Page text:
This article is part of Rails-to-Trails Conservancy’s Trail Moments initiative—to elevate new and tried-and-true trail voices around the country, and how trails impact the lives of Americans. Learn more at trailmoments.org and #TrailMoments on social media. Share your story, or view a collection of trail moments stories.
Janine Brobst has always been competitive, cruising ahead of her husband John during their bike rides together—even uphill. Today, at 91, she still beats her husband, six years her junior, and keeps up with her daughter who’s a spry 69. John pedals behind on his recumbent and they all meet up together at designated points along the route.
“We love to bike,” enthused 85-year-old John Brobst. “That’s when we feel best: on the days we bike.”
John credits their frequent bike outings—they each ride more than 60 miles a week—to improving their physical and mental well-being. “I’m one of five kids, and all of my siblings have died much earlier than my age. We came from the same parents with the same genes, so what made the difference? I think it’s my exercise.”
Although their blissful, half-century relationship seems an almost preordained thing now, it was a chance encounter that led to a second chance at love for the couple, who were both in their thirties and freshly divorced when they met. That fateful summer of 1969, John—who was born and raised in Ohio, and lived there still—ventured out for a vacation to Ocracoke, a charming village in the coastal Outer Banks of North Carolina, and set up camp. Serendipitously, Janine had arrived from Pittsburgh with four kids in tow for a beach vacation, and arranged the family in tents nearby.
Although John wasn't sure if he and his neighbor at the campsite would get along, much less hit it off—her car had a bumper sticker that said, ‘We believe in fairies’—he said that, "after talking to her, I realized, ‘Holy mackerel! This gal has brains and a lot of education.’”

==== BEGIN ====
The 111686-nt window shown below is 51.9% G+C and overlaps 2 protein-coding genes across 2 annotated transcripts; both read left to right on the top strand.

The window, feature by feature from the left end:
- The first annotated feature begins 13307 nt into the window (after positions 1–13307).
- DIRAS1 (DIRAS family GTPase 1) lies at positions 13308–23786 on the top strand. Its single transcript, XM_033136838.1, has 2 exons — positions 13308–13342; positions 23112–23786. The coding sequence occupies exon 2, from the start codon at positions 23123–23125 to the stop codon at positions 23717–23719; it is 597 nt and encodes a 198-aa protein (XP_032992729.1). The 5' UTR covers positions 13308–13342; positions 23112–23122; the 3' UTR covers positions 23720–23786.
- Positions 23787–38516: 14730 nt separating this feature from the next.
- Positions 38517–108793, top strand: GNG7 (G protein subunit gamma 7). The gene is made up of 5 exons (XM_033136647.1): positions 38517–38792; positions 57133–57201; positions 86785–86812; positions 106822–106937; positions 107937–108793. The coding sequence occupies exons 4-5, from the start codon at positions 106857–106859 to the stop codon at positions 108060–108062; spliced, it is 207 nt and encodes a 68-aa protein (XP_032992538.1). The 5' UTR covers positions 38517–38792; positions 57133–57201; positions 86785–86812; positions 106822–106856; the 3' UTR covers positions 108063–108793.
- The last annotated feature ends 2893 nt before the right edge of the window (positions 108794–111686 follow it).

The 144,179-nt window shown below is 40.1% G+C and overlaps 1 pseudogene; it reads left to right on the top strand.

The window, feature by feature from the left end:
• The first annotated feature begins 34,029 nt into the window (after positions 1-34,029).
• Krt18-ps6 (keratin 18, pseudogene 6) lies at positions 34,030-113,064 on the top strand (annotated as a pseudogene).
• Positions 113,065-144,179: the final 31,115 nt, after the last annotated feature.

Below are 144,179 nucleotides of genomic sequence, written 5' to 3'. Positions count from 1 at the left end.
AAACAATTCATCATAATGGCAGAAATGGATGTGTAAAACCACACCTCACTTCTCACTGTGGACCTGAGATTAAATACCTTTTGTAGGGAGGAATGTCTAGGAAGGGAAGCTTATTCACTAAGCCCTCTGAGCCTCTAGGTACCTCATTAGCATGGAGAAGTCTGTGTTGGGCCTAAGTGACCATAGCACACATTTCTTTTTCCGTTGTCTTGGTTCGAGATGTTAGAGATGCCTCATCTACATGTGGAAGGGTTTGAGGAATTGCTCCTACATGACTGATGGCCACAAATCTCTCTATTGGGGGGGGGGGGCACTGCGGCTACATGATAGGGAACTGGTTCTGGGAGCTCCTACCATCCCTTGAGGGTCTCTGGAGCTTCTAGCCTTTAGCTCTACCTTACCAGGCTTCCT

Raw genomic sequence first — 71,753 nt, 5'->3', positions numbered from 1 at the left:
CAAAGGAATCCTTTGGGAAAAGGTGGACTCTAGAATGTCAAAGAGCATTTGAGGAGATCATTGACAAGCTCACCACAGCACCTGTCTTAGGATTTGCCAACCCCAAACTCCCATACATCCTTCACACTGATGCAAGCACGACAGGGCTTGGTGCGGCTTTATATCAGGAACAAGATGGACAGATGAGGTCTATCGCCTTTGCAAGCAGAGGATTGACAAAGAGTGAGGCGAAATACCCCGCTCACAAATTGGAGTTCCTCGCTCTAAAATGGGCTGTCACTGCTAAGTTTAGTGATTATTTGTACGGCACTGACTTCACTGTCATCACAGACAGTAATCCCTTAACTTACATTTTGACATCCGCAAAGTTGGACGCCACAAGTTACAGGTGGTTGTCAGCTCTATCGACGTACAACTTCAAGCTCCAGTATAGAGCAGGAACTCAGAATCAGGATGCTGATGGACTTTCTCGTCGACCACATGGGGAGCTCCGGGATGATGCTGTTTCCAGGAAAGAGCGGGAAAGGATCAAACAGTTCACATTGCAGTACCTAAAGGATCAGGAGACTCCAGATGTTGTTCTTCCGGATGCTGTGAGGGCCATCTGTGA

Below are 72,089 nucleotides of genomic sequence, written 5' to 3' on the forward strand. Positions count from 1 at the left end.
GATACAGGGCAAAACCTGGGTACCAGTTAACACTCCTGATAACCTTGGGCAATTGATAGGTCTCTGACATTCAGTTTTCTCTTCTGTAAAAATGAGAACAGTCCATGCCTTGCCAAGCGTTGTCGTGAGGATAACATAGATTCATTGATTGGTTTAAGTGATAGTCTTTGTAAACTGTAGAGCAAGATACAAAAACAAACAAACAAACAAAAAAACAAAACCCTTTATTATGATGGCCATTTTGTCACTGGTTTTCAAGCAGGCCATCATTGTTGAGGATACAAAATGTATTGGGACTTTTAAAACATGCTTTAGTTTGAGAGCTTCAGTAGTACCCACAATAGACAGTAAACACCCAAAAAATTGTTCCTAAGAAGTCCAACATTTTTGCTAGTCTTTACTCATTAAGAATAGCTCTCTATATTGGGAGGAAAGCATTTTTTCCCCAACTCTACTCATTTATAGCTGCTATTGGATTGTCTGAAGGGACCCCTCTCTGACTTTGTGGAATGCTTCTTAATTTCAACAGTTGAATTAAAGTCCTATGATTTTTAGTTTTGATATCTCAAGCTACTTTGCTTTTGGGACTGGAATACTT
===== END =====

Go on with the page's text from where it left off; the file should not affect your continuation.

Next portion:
Right away, they were smitten with each other. The business manager from Ohio and the music teacher from Pittsburgh began living together in Pennsylvania and married about a year later in a simple civil ceremony. “We have been in love for 53 years and it has grown and not diminished,” said John.
A new shared passion soon emerged that would continue to strengthen their relationship. After gaining a bit of weight early in their marriage, the couple decided to try biking for exercise and fell in love again—this time with the Great Allegheny Passage (gaptrail.org), an incredibly scenic rail-trail spanning 150 miles from Pittsburgh to Cumberland, Maryland.
“The Great Allegheny Passage is the best trail that we’ve done,” said John. “It climbs mountains and goes through tunnels, and it’s just marvelous.”
But one of their first long-distance forays was an on-road ride to visit relatives in Dover, Ohio, more than 100 miles from their Pittsburgh suburb—an ambitious idea that Janine had one spring.
“She scoped out all of the back roads that we could take where there were hardly any cars on them, and that’s how we got started,” explained John, noting that the first few times they made the journey, they would spend the night in a motel about midway, but later, as they gained strength and skill, they would pedal the route all in a day.
By 1976, they felt ready to join a Bikecentennial ride, touring across several states in an event commemorating the 200th anniversary of the Declaration of Independence. The biking bug had bitten and, since then, they’ve ridden in more than 20 states.
Today, they live in Beaufort, North Carolina, not far from their beloved Ocracoke, where they first met, and you can often find them pedaling the trails of neighboring Morehead City. Although his younger self enjoyed mountain biking, John prefers “a good paved trail” these days. “It’s all level here, so you can bicycle easily to everything in town.”
The adventurous spirit still burns brightly, and the octogenarian is looking forward to taking North Carolina’s Coastal Ride with his granddaughter, noting, “Exercise is the key to health and longevity, and I think I'm proof of it!”
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